Super Bowl seminar canceled; bounty scandal to blame?

Print
Email
|

wwltv.com

Posted on January 30, 2013 at 11:34 PM

Updated Wednesday, Jan 30 at 11:42 PM

Meg Farris / Eyewitness News
Email: mfarris@wwltv.com | Twitter: @megfarriswwl

NEW ORLEANS -- A seminar on the effects of concussions was scheduled during Super Bowl week for LSU and Tulane medical students, but the event was suddenly cancelled.

And the reasons are linked to the Saints bounty scandal.

Former Saints player Kyle Turley plans to donate his brain to medical research on repeated head trauma. He was one of the speakers behind the event.

But just days before Thursday's seminar, med students emailed Channel 4 disappointed, asking why was it canceled with no explanation.

"We felt that that was a significant safety issue for our students," said Dr. Steve Nelson, dean of the LSU School of Medicine.

Student organizers promised the appearance of a surprise guest, a filmmaker who planned to premiere his new documentary there. No one knew the content.

But as Eyewitness News learned, that guest was Sean Pamphilon.

A controversial figure among Saints fans, Pamphilon in 2012 released a recording of former Saints Defensive Coordinator Gregg Williams telling players to cause pain to the 49ers.

It was a recording made during a production about former Saint Steve Gleason, who now has ALS.

LSU Health Sciences Center gave Eyewitness News a copy of the email exclusively. It's from a student organizer of the event whose name has been removed. The email explains explicitly why the name of the filmmaker is not to be made public.

It reads that Pamphilon is worried about the safety of his family while he is in New Orleans and that he has made serious enemies around here.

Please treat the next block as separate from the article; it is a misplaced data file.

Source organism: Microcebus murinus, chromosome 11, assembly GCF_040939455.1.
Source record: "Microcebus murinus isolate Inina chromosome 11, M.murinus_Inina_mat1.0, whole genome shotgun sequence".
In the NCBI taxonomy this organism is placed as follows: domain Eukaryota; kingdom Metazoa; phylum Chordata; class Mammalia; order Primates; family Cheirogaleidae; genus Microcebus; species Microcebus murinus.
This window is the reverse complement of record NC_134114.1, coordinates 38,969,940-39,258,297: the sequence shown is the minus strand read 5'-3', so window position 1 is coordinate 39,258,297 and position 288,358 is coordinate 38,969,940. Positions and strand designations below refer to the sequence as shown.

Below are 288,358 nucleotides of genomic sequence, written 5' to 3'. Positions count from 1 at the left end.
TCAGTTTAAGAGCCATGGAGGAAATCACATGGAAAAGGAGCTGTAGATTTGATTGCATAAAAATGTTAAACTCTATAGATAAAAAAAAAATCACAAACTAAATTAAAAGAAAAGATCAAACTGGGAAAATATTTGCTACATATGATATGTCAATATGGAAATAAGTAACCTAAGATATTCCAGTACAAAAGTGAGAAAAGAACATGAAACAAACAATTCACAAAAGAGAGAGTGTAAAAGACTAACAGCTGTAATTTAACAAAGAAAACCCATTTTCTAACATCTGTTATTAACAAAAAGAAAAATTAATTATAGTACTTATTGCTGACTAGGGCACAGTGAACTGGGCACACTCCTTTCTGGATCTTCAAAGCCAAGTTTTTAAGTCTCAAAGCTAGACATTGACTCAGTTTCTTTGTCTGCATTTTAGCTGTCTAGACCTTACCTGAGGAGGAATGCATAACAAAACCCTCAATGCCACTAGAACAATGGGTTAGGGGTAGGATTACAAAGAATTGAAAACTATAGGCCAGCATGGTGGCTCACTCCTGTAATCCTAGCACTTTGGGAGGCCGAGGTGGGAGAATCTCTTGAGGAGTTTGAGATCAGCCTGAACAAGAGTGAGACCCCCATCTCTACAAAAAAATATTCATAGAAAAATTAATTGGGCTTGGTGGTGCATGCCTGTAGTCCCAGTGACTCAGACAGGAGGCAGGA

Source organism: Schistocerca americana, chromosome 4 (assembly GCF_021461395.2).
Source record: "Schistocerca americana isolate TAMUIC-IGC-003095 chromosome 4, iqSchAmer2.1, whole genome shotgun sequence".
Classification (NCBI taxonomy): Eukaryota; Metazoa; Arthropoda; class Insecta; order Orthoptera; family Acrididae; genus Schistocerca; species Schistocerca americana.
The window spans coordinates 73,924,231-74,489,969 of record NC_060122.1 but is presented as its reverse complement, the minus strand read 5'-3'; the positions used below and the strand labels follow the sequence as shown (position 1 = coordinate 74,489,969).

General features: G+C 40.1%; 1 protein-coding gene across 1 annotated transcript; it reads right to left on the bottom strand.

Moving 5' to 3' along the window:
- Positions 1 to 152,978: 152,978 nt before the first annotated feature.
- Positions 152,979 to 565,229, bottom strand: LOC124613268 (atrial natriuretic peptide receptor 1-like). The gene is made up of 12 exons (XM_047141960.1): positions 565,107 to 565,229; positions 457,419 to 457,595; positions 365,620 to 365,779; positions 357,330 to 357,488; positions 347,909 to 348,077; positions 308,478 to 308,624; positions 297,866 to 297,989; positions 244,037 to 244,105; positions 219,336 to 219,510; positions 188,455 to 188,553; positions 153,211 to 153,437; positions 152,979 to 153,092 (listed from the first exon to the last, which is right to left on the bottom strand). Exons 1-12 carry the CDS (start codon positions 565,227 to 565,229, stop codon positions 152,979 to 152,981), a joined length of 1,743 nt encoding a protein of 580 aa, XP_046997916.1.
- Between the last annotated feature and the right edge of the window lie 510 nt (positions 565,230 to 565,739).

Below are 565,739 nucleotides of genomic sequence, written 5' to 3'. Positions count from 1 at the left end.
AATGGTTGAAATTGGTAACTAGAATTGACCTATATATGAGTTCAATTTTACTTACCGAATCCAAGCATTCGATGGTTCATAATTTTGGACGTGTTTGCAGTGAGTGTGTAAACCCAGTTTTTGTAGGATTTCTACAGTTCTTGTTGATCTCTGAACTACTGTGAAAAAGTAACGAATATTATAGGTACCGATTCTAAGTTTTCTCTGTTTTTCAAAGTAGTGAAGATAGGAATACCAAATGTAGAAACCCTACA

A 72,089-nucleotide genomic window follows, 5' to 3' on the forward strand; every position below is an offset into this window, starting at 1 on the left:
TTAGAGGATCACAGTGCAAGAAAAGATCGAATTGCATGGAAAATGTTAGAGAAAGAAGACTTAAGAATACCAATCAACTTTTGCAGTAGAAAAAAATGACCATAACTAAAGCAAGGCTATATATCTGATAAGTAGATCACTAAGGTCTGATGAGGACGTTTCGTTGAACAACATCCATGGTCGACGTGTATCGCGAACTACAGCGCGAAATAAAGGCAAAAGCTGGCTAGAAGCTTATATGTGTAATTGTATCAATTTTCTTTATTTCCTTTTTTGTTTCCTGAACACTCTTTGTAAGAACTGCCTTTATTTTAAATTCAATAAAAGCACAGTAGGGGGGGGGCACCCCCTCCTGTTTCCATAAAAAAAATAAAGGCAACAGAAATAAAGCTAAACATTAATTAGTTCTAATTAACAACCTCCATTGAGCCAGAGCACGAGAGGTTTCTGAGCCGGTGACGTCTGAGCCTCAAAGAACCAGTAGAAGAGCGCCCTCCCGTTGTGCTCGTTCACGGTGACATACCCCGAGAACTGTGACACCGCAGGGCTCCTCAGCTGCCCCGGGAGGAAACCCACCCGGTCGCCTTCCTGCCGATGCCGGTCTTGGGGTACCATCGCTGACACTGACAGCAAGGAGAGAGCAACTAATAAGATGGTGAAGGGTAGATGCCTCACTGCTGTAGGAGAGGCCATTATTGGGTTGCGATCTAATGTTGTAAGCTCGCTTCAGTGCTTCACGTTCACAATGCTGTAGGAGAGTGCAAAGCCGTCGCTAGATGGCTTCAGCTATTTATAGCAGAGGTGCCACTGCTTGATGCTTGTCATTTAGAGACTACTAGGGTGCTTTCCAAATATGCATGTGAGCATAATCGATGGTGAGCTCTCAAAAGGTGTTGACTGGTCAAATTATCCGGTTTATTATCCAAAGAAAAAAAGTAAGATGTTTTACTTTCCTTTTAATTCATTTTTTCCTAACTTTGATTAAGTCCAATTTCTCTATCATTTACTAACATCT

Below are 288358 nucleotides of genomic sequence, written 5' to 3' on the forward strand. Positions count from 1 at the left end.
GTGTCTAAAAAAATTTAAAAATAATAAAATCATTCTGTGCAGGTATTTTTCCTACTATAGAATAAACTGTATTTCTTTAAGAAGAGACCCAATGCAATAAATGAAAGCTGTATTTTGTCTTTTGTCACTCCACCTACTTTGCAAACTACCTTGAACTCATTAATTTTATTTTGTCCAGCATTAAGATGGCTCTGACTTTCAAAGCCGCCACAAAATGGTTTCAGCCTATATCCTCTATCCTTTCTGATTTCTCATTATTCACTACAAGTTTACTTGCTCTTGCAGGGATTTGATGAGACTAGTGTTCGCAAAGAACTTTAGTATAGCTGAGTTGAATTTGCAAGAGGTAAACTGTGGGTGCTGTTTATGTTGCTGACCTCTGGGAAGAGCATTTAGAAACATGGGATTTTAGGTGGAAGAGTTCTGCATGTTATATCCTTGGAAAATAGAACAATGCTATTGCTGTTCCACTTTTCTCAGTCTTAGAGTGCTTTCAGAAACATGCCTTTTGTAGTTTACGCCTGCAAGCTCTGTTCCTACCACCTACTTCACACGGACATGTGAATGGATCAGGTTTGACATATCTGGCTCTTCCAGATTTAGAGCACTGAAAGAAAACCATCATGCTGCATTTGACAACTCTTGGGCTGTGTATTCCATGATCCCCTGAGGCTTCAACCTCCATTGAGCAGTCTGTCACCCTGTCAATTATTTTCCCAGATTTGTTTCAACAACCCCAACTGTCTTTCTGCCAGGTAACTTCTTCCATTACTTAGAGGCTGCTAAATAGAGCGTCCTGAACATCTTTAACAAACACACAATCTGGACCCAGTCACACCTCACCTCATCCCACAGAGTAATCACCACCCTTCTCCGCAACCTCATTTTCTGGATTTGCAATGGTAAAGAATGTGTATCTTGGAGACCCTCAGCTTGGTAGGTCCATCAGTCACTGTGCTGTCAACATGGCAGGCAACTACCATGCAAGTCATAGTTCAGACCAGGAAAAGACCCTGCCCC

The medical student writes that the reason for the fear is that the idea that football must be fundamentally changed is very unpopular and controversial in this region.

LSU says its only concern is protecting students from potential harm. University police were consulted but the dean and chancellor made the decision.

LSUHSC has major ongoing studies on brain injury in its Neuroscience Center of Excellence with Dr. Nicolas Bazan, and with hyperbaric oxygen treatments with Drs. Paul Harch and Keith Van Meter.

A graduate student in public health, Christopher Freeman, led an effort resulting in a new law to prevent serious injury to young athletes from concussion.

The dean says he explained the reason to student leaders, and there was never pressure from the NFL or state to sweep this topic under the AstroTurf because it was Super Bowl week.

"Nothing could be further from the truth. One of the team physicians for the Saints is (Dr.) John Amos, who is one of my residents. And I've had conversations with him about trying to do more studies on this," said Dr. Nelson.

Kyle Turley tweeted suggesting ignorance around the issue was in play.

"I'm very disappointed that he thinks that that's the case, because health care is what we're dedicated to, not publicity," responded Dr. Nelson.

The students asked Tulane Medical School for an alternative venue for Thursday's meeting. Its med school said "yes."

"I think it's very important to get the word out that concussions are serious. I think that, I know in Louisiana, the High School Athletic Association, we at Tulane, the NFL, are all very serious and very concerned about concussion and the long term implications, and are trying to do whatever we can to prevent, and part of prevention is education," said Dr. Gregory Stewart, the director of the Neurologlical Care Programs at he Tulane Institute of Sports Medicine.

It is unclear if Tulane knew about the filmmaker's appearance and it is still unclear if the controversial guest will go to Tulane.

A Tulane spokesman now says the event is open only to medical students.

We emailed some of the student leaders for a comment but did not hear back by air time.

 

Print
Email
|